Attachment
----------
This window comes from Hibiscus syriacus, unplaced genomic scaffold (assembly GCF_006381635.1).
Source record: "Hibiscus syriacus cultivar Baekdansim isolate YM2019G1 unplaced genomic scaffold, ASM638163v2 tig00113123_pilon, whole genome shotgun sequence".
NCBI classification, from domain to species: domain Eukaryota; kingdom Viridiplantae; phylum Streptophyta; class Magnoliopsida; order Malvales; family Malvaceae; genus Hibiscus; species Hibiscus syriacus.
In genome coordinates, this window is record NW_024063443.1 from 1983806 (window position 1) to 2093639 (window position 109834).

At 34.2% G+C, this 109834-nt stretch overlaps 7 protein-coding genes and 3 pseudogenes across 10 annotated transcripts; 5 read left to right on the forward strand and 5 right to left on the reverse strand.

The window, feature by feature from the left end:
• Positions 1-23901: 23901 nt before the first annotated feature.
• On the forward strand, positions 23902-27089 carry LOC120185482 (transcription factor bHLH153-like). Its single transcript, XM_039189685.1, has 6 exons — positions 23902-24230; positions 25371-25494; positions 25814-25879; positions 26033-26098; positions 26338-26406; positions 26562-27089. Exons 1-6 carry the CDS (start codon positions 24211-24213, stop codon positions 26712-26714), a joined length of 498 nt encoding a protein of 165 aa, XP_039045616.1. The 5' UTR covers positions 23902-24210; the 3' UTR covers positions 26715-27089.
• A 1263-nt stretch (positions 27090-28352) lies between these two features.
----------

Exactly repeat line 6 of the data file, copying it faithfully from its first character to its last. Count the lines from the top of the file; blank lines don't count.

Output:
The window, feature by feature from the left end: